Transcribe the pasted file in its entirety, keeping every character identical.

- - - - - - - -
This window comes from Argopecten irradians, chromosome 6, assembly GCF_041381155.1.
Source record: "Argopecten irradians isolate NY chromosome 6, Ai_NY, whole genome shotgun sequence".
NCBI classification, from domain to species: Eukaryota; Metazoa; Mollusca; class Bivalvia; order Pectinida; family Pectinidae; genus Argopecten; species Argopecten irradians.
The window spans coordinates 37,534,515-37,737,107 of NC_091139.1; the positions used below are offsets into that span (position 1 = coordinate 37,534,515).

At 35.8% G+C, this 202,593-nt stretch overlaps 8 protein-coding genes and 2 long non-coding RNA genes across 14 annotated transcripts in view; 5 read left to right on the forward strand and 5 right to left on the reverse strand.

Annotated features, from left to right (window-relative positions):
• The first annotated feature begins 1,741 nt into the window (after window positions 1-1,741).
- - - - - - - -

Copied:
This window comes from Argopecten irradians, chromosome 6, assembly GCF_041381155.1.
Source record: "Argopecten irradians isolate NY chromosome 6, Ai_NY, whole genome shotgun sequence".
NCBI classification, from domain to species: Eukaryota; Metazoa; Mollusca; class Bivalvia; order Pectinida; family Pectinidae; genus Argopecten; species Argopecten irradians.
The window spans coordinates 37,534,515-37,737,107 of NC_091139.1; the positions used below are offsets into that span (position 1 = coordinate 37,534,515).

At 35.8% G+C, this 202,593-nt stretch overlaps 8 protein-coding genes and 2 long non-coding RNA genes across 14 annotated transcripts in view; 5 read left to right on the forward strand and 5 right to left on the reverse strand.

Annotated features, from left to right (window-relative positions):
• The first annotated feature begins 1,741 nt into the window (after window positions 1-1,741).